The oldest shrine complex in the Kathmandu Valley, Swayambhunath Temple (sometimes called the Monkey Temple) was said to have been built over 2,000 years ago. Situated at the top of a winding staircase, Swayambhunath has one of the city’s best panoramic views. The complex, containing multiple shrines and a stupa, is considered holy to both Buddhists and Hindus.More


Bhaktapur, once medieval Kathmandu Valley’s seat of power, earns its accolade as Nepal’s best-preserved city. The earthquake of 2015 claimed many historic buildings, but the one-time flourishing kingdom is still packed with old-world charm. Durbar Square, a UNESCO World Heritage Site and heart of the city, is well-worth a visit.More

Sagarmatha National Park

Sagarmatha is the Nepali name for Mount Everest, and the Sagarmatha National Park is where the tallest mountain in the world sits. This UNESCO World Heritage Site is full of natural wonders: other high mountains, trekking trails, diverse wildlife, and Sherpa culture. It’s Nepal’s most popular trekking destination.More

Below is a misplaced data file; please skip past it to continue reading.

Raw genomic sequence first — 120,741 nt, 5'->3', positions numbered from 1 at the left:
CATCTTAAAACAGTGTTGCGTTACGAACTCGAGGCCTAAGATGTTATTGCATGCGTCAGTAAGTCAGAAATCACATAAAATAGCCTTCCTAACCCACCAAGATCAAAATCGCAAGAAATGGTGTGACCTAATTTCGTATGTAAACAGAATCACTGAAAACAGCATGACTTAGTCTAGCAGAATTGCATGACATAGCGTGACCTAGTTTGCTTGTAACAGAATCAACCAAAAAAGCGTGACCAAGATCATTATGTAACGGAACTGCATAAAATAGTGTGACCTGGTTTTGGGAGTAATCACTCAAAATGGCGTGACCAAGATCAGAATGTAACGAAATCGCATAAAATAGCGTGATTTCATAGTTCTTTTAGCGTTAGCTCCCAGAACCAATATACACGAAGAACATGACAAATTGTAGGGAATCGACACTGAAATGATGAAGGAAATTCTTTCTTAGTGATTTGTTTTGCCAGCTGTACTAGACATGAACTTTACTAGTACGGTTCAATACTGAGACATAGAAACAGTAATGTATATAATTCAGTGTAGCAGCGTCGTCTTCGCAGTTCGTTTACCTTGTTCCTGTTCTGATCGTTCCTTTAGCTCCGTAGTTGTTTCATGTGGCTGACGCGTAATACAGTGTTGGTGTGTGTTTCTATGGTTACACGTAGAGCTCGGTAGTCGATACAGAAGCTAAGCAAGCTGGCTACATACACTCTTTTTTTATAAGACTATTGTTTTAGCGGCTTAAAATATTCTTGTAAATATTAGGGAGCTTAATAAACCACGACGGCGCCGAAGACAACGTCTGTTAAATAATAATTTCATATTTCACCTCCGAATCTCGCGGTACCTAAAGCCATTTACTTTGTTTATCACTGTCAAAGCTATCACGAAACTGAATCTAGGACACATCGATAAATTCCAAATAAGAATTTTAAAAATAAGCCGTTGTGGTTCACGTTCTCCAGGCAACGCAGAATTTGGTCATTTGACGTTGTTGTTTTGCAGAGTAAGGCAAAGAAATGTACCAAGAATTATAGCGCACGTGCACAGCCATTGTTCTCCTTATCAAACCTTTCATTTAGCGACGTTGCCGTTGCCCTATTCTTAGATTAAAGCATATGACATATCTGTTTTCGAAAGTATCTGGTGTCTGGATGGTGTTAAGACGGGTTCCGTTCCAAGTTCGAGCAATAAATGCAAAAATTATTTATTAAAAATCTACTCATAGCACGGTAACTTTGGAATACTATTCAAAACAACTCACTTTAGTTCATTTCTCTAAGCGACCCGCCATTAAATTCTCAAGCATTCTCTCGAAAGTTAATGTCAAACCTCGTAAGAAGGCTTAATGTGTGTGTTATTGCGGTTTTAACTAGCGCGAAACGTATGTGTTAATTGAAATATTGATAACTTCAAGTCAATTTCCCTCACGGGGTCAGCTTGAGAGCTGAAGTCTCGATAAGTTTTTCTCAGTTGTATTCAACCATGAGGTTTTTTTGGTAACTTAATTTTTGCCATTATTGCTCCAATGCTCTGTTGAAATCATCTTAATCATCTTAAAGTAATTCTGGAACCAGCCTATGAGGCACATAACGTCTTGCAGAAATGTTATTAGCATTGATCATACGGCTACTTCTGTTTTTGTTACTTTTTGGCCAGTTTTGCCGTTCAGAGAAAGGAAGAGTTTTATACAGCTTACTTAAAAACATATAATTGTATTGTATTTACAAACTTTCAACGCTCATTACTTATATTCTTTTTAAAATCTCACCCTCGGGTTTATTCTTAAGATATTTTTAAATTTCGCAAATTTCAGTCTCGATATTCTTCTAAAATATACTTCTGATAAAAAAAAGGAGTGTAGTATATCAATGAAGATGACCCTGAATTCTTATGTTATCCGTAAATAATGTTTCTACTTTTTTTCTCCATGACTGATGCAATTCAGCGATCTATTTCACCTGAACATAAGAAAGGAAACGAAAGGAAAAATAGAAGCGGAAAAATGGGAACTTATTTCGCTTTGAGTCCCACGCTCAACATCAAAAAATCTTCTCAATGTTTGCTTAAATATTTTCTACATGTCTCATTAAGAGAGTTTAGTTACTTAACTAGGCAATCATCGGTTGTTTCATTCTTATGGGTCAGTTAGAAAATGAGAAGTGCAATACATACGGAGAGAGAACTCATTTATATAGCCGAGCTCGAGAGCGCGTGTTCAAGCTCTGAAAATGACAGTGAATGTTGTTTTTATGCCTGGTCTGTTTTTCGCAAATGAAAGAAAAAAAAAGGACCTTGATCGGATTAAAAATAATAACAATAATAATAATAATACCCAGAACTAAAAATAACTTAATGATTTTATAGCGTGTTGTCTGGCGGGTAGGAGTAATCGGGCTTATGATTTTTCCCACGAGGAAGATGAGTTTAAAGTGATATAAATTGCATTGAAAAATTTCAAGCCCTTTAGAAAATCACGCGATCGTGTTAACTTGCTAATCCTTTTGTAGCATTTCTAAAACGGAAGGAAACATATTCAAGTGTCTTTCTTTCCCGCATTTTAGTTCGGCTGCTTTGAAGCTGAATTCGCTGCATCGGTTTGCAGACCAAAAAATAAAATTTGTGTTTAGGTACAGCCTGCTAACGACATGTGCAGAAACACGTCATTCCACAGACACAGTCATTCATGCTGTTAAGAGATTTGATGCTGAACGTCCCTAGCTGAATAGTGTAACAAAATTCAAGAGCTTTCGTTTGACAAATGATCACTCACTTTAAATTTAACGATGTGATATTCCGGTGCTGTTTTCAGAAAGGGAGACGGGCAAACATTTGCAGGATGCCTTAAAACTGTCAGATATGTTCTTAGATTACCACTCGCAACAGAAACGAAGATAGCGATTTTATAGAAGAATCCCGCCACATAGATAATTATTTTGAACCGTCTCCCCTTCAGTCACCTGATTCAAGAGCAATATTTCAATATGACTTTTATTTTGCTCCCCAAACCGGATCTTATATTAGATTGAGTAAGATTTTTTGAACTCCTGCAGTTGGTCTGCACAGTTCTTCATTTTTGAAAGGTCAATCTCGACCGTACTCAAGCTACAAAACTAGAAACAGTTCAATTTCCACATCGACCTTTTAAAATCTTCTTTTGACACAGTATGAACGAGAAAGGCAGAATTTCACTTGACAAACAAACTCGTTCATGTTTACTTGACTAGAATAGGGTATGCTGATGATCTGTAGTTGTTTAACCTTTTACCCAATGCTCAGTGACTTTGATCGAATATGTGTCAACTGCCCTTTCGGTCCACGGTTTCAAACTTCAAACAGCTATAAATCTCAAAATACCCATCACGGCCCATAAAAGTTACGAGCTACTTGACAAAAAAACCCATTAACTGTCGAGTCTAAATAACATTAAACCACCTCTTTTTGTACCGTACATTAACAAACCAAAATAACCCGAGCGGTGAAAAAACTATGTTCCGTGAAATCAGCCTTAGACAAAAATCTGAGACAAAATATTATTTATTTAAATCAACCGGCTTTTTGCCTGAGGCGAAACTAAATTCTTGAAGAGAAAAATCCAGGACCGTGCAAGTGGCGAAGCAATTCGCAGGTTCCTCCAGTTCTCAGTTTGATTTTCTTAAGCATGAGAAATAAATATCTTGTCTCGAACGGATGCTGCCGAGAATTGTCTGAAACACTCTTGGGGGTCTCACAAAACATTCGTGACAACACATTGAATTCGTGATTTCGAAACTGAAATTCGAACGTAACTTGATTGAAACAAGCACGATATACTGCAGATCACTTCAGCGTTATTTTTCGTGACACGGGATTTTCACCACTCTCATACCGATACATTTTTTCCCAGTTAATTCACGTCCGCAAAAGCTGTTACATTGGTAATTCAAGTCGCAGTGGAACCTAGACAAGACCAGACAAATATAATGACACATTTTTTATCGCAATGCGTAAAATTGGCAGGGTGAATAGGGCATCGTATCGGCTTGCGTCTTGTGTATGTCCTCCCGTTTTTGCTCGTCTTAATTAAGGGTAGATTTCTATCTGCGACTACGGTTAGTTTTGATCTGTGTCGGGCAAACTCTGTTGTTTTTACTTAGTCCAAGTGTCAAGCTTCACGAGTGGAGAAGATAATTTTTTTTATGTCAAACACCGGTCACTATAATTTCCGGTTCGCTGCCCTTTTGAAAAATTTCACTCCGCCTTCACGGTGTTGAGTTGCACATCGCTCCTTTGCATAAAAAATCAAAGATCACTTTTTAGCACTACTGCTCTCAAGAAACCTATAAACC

Namche Bazaar

Namche Bazaar is a small, busy market town perched high in the Himalayas. It’s been on trade routes to Tibet for many centuries, and is now an essential stopping point on hikes in the Everest (Khumbu) region. As it’s located at 11,286 feet (3,440 meters), hikers and climbers stop at Namche to acclimatize before heading higher into the mountains.More


Nagarkot, a small town on the eastern edge of the Kathmandu Valley, is popular for its sunrise and sunset views of the Himalaya. On a clear day, it’s possible to see Mount Everest to the northeast and the Annapurna ranges to the northwest. There are many places to stay within Nagarkot and cultural attractions, too.More